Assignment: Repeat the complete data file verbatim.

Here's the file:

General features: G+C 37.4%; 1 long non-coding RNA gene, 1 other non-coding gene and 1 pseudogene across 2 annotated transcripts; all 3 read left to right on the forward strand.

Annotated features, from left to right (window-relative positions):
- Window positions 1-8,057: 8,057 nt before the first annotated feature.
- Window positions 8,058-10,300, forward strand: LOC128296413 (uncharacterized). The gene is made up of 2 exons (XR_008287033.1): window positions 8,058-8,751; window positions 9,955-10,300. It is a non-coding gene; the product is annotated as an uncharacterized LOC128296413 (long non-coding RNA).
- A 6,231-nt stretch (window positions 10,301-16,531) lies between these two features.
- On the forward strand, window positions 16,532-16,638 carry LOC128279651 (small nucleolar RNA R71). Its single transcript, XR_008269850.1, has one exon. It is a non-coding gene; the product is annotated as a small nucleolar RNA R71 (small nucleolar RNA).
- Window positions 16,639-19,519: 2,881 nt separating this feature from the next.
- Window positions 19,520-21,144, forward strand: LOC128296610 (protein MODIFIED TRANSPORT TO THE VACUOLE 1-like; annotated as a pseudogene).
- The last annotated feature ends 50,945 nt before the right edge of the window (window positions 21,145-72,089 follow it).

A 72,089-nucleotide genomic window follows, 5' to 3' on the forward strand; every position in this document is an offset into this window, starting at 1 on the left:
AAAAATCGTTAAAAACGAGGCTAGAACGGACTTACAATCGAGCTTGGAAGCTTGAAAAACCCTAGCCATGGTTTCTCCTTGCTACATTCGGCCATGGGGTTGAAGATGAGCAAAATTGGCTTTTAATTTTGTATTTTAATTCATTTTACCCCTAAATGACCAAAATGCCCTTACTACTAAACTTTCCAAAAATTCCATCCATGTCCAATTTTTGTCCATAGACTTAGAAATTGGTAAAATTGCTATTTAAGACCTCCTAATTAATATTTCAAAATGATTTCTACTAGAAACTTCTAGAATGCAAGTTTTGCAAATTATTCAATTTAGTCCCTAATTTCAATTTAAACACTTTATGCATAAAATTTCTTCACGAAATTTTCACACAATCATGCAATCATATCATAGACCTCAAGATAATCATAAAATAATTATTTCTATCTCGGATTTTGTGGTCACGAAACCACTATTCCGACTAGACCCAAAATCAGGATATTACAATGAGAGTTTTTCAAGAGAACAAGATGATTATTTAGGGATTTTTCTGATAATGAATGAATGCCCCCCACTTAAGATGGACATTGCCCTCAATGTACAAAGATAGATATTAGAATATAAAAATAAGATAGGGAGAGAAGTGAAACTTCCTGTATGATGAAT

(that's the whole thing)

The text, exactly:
General features: G+C 37.4%; 1 long non-coding RNA gene, 1 other non-coding gene and 1 pseudogene across 2 annotated transcripts; all 3 read left to right on the forward strand.

Annotated features, from left to right (window-relative positions):
- Window positions 1-8,057: 8,057 nt before the first annotated feature.
- Window positions 8,058-10,300, forward strand: LOC128296413 (uncharacterized). The gene is made up of 2 exons (XR_008287033.1): window positions 8,058-8,751; window positions 9,955-10,300. It is a non-coding gene; the product is annotated as an uncharacterized LOC128296413 (long non-coding RNA).
- A 6,231-nt stretch (window positions 10,301-16,531) lies between these two features.
- On the forward strand, window positions 16,532-16,638 carry LOC128279651 (small nucleolar RNA R71). Its single transcript, XR_008269850.1, has one exon. It is a non-coding gene; the product is annotated as a small nucleolar RNA R71 (small nucleolar RNA).
- Window positions 16,639-19,519: 2,881 nt separating this feature from the next.
- Window positions 19,520-21,144, forward strand: LOC128296610 (protein MODIFIED TRANSPORT TO THE VACUOLE 1-like; annotated as a pseudogene).
- The last annotated feature ends 50,945 nt before the right edge of the window (window positions 21,145-72,089 follow it).

A 72,089-nucleotide genomic window follows, 5' to 3' on the forward strand; every position in this document is an offset into this window, starting at 1 on the left:
AAAAATCGTTAAAAACGAGGCTAGAACGGACTTACAATCGAGCTTGGAAGCTTGAAAAACCCTAGCCATGGTTTCTCCTTGCTACATTCGGCCATGGGGTTGAAGATGAGCAAAATTGGCTTTTAATTTTGTATTTTAATTCATTTTACCCCTAAATGACCAAAATGCCCTTACTACTAAACTTTCCAAAAATTCCATCCATGTCCAATTTTTGTCCATAGACTTAGAAATTGGTAAAATTGCTATTTAAGACCTCCTAATTAATATTTCAAAATGATTTCTACTAGAAACTTCTAGAATGCAAGTTTTGCAAATTATTCAATTTAGTCCCTAATTTCAATTTAAACACTTTATGCATAAAATTTCTTCACGAAATTTTCACACAATCATGCAATCATATCATAGACCTCAAGATAATCATAAAATAATTATTTCTATCTCGGATTTTGTGGTCACGAAACCACTATTCCGACTAGACCCAAAATCAGGATATTACAATGAGAGTTTTTCAAGAGAACAAGATGATTATTTAGGGATTTTTCTGATAATGAATGAATGCCCCCCACTTAAGATGGACATTGCCCTCAATGTACAAAGATAGATATTAGAATATAAAAATAAGATAGGGAGAGAAGTGAAACTTCCTGTATGATGAAT